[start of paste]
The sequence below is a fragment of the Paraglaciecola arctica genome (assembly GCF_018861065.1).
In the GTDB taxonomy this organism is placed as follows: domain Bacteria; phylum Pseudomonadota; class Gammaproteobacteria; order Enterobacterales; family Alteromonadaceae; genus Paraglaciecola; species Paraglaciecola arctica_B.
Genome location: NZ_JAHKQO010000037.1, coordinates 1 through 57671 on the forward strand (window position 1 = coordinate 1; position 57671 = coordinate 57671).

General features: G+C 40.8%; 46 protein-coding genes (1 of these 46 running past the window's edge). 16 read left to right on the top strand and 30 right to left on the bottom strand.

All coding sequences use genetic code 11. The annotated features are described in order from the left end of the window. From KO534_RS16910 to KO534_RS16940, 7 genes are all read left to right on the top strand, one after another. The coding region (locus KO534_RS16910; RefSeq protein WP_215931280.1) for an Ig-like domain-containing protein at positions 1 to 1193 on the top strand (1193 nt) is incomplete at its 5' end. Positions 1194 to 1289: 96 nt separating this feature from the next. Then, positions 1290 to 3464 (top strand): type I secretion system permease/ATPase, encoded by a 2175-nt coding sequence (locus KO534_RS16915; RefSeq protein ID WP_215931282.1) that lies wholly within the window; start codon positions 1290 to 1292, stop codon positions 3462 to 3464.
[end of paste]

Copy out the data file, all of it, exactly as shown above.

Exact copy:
The sequence below is a fragment of the Paraglaciecola arctica genome (assembly GCF_018861065.1).
In the GTDB taxonomy this organism is placed as follows: domain Bacteria; phylum Pseudomonadota; class Gammaproteobacteria; order Enterobacterales; family Alteromonadaceae; genus Paraglaciecola; species Paraglaciecola arctica_B.
Genome location: NZ_JAHKQO010000037.1, coordinates 1 through 57671 on the forward strand (window position 1 = coordinate 1; position 57671 = coordinate 57671).

General features: G+C 40.8%; 46 protein-coding genes (1 of these 46 running past the window's edge). 16 read left to right on the top strand and 30 right to left on the bottom strand.

All coding sequences use genetic code 11. The annotated features are described in order from the left end of the window. From KO534_RS16910 to KO534_RS16940, 7 genes are all read left to right on the top strand, one after another. The coding region (locus KO534_RS16910; RefSeq protein WP_215931280.1) for an Ig-like domain-containing protein at positions 1 to 1193 on the top strand (1193 nt) is incomplete at its 5' end. Positions 1194 to 1289: 96 nt separating this feature from the next. Then, positions 1290 to 3464 (top strand): type I secretion system permease/ATPase, encoded by a 2175-nt coding sequence (locus KO534_RS16915; RefSeq protein ID WP_215931282.1) that lies wholly within the window; start codon positions 1290 to 1292, stop codon positions 3462 to 3464.